Neal has said little about what he plans to demand, while his colleagues on the panel have given conflicting accounts of their intentions. Last week, Rep. John Larson (D-Conn.) said he expects Neal to request Trump’s personal and business returns. The week before that, Rep. Bill Pascrell (D-N.J.), another tax writer, said Neal would request 10 years of personal returns, but not his business ones.
Trump’s personal returns would include basic information like how much he earns, how much he pays in taxes and what, if anything, he gives to charity. It also would include summary information about his businesses, such as how much he earned from them.
But the details of those businesses — like whom he is working with, whom he owes money to and whether he is taking aggressive steps to avoid paying taxes on them — would show up in separate returns.
“If you start with the personal returns, what you’ll run into pretty quickly is a lot of references to investments that don’t tell you very much about what it is,” said former IRS Commissioner John Koskinen. “It’s going to drive you to the business return.”
But those filings likely would be voluminous and very complicated.
There could also potentially be collateral damage if Democrats make his partnership filings public because they would likely reveal private information about not just Trump but people in business with him. That could be important if they showed Trump is in business with prominent Russians, for example, but it could also violate the privacy of people who are of little interest to Congress unless lawmakers take special steps to protect them.
How many years to look at is another potentially difficult issue.
House Democrats passed legislation earlier this month demanding a decade of returns from Trump, but that wouldn’t answer questions raised, for example, by a 1995 return leaked to The New York Times, showing Trump took a $916 million loss that year.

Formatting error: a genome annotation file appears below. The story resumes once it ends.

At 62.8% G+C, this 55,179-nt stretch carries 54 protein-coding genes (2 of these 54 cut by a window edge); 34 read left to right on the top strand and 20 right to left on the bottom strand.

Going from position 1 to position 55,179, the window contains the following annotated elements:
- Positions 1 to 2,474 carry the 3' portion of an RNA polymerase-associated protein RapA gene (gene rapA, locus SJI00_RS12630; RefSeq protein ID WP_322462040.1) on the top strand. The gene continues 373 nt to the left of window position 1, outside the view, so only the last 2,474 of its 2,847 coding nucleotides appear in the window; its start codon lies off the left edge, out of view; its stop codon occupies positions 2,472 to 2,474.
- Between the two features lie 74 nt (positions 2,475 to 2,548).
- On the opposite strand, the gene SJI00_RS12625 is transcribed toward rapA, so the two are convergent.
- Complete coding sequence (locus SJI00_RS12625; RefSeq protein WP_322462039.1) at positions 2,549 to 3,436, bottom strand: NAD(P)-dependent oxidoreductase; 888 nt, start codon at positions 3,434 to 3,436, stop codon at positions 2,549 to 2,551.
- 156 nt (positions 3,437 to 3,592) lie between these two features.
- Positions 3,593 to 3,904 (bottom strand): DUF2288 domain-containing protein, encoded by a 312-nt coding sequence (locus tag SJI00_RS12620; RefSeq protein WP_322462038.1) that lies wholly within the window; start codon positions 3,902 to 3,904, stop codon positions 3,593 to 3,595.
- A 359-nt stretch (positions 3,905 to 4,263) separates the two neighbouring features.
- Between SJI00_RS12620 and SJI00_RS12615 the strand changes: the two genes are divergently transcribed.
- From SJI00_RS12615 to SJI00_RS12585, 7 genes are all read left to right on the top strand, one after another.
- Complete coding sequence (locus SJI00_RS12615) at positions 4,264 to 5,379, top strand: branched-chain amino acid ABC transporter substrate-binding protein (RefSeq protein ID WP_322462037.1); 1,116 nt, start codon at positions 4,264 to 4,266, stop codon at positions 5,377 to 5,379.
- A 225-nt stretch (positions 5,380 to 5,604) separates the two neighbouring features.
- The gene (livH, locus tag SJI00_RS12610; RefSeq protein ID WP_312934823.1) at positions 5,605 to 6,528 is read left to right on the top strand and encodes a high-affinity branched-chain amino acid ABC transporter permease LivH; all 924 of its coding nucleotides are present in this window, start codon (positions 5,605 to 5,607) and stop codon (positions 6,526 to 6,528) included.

But it’s not clear how many of Trump’s old returns the government still has on file.
The IRS has a policy of disposing of filings after a certain number of years, though the standard depends on the type of return and it doesn’t apply in cases in which someone is under audit or owes the agency money. The agency generally dumps individual returns after six years, while it keeps corporate returns for 50 years and hangs onto estate tax filings for 75 years.
Lawmakers are unlikely to get Trump’s 2018 returns anytime soon. He probably won’t file those until later this year — wealthy people often wait until October to do their taxes because it takes a while to collect tax information from business partnerships. So Democrats likely won’t be able to determine whether Trump benefited from the GOP tax rewrite that took effect in 2018 or whether he made any moves in response to the law.
Many expect lawmakers to turn over Trump’s returns, should they get them, to Congress’ Joint Committee on Taxation to analyze. The agency is comprised of tax lawyers, accountants and economists who serve as nonpartisan technical advisers to lawmakers — and it has done this sort of thing before.
President Richard Nixon faced questions over whether he had cheated on his taxes and, in a bid to clear the air, he asked JCT in December 1973 to audit his returns from 1969 through 1972. Though his finances very likely were less complicated than Trump’s — the main issues for Nixon had to do with charitable deductions he had claimed as well as whether he paid enough in capital gains taxes on an apartment and land sale — it still took JCT four months to analyze the filings.
In April 1974, the agency produced a 1,000-page report finding that Nixon owed $475,431 in unpaid taxes and penalties.